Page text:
Use Your Points and Miles


Published: December 31st 2023

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Most of you know that I use my airline miles and hotel points for travel. Most of my airline miles are used for upgrades. Hotel points are used when seasonal rates are high, or the exchange rate is favorable versus the cost of a hotel room. Plus, the reservation is always refundable. TravelBankrate insight42 percent of American consumers surveyed have redeemed points or miles to lower the cost of their trip and 32 percent expect to pay for all of their trip with points or miles (arrivia).56 percent of credit card holders belong to a loyalty program with travel benefits (arrivia).23 percent of consumers surveyed haven’t redeemed their credit card rewards in the past year ( percent of consumers surveyed who did use their rewards have redeemed rewards for cash back and gift cards, while 13

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percent have redeemed their rewards for a free flight and 16 percent for a free hotel stay ( are more likely to have a credit card that earns travel rewards than other generations (arrivia).Roughly one-third of consumers surveyed believe travel rewards programs don’t provide enough value (arrivia).

More from Bankrate:

International business- and first-class tickets typically offer the most high-value return for your points and miles. A round-trip business-class ticket to Europe typically costs between 88,000 and 140,000 points or miles, while a cash fare will typically set you back about $5,000. An economy-class ticket typically costs 60,000 miles round-trip, with cash fares often going as low as $400 during the off-peak season. Overall, you’re more likely to get a better deal on a premium cabin redemption than on a coach redemption.

International business- and first-class travel doesn’t just provide the highest redemption value for your points and miles — it’s also something most people can’t afford without points and miles. That’s really the best use of points and miles for travel — not just keeping your expenses low, but accessing travel opportunities that would otherwise be out of reach.
My thoughts: I could not agree more. Biz or First to Asia, Europe, or Africa is the best way to use miles. But it does require some planning.
Hotel points from Bankrate:

Luxury hotels can offer a tremendous return on your points. The Maldives, for example, is a popular destination for maximizing hotel points. Hotels in the Maldives can go well over $1,000 per night, making them a great use of hotel points and free night awards.

But one aspect that often gets overlooked is that these “free” luxury hotel stays often come with many additional expenses. Food is expensive in these remote destinations, and boat and seaplane transfers can cost over $500 per person. Unless you were planning to pay out of pocket for the room anyway, you may not save much money on this redemption. (And the dreaded “resort fee” is additional).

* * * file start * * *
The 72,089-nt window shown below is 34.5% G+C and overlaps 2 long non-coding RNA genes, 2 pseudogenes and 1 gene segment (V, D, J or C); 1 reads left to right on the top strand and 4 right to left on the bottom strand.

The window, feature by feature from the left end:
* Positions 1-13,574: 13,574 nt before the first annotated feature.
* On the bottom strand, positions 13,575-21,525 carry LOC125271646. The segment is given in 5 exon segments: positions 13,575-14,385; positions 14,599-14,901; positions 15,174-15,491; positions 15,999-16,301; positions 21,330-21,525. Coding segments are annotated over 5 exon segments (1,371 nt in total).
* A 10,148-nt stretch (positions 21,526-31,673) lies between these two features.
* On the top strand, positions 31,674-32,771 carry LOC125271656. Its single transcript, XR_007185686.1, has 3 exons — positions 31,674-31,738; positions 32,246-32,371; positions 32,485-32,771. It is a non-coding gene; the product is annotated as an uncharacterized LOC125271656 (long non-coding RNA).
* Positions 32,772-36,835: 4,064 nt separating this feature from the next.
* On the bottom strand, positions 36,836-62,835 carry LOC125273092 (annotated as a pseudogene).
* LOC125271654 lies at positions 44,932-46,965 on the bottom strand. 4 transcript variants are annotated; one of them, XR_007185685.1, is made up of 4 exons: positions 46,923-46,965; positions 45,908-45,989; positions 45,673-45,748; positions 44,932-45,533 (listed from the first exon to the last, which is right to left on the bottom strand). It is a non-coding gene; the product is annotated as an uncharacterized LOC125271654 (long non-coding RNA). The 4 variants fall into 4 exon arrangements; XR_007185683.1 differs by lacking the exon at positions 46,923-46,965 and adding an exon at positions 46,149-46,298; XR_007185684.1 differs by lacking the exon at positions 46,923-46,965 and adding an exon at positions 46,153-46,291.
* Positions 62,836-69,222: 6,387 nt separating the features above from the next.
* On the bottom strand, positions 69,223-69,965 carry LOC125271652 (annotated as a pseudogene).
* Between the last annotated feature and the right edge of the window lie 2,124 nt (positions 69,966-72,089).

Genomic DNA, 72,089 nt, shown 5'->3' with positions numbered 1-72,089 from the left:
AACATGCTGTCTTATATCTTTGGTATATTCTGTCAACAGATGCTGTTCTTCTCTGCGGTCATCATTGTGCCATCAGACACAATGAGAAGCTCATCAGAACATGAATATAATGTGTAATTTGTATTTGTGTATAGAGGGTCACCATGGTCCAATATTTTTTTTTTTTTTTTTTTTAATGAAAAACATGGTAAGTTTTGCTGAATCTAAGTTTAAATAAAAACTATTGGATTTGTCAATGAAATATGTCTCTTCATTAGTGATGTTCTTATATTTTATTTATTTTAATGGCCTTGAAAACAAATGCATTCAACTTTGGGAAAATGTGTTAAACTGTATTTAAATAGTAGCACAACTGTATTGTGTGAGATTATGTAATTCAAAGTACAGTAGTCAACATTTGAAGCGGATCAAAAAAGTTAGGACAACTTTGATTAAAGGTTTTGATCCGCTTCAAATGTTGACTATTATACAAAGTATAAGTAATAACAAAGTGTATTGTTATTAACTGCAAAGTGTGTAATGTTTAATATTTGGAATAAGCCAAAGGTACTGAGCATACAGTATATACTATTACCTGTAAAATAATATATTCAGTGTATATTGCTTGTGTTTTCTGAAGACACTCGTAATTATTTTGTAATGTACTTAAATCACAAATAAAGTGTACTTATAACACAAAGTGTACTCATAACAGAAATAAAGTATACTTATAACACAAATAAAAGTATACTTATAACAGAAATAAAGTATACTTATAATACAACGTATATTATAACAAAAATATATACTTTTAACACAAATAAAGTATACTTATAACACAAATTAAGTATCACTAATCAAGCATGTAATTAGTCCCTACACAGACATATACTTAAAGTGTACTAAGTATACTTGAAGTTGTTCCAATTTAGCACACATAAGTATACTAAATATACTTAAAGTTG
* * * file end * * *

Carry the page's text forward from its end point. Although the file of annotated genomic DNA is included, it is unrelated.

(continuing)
A high-value alternative would be booking all-inclusive hotels closer to home. Hyatt, Hilton and Marriott all have all-inclusive resorts that require a reasonable amount of points (Hyatt especially).

Me: Parking for your rental car is often about $50 a day, valet only, and a real P.I.T. A. I tend to use Marriott more often, and it works out for my domestic trips. We are using Marriott points in Nagoya, Japan since April is high season there. Another good place to use points is at airport hotels, which can save transportation costs on early morning flights.

Bankrate on avoiding peak season:

During peak travel seasons — such as during the summer, spring break and the holidays — everything from airfare to hotel rates skyrocket. This can be a great time to utilize points and miles to keep your costs down.

It’s worth noting that an increasing number of airline and hotel loyalty programs — many of which are highlighted in Bankrate’s travel toolkit — are moving toward dynamic pricing. That means redemption rates will fluctuate based on the cost of airfare and room rates. That said, you can still put your points and miles to good use with dynamic pricing in place.

While expensive peak travel bookings can increase the value of your rewards, off-peak awards can save you points and miles.

Case in point: American Airlines is one of the few major airlines that still publishes an award chart, which includes off-peak travel dates for its own awards and partner awards. You may be able to save around 20 percent on an award ticket by traveling during the off-season. For example, a one-way economy class fare to Europe typically costs 30,000 miles. The same award costs about 22,500 miles if you’re willing to travel during off-peak seasons.

Sweet-spot awards are one of the best-kept secrets of airline and hotel loyalty programs. A “sweet spot” refers to an award that’s offered at a significantly lower price compared to most other programs. Familiarizing yourself with sweet-spot redemptions is a great way to get more travel out of a limited points or miles balance.

For example, say United MileagePlus requires around 124,000 miles for a round-trip business class ticket to Europe. Meanwhile, fellow Star Alliance carrier All Nippon Airways (ANA) might require just 88,000 miles for the same flight. ANA typically gives you a free stopover on these awards itineraries too, allowing you to book multiple trips for the cost of one.
My advice: Use the miles now. Who knows what the whacky Congress will do? And the airlines continue to devalue the miles every year.


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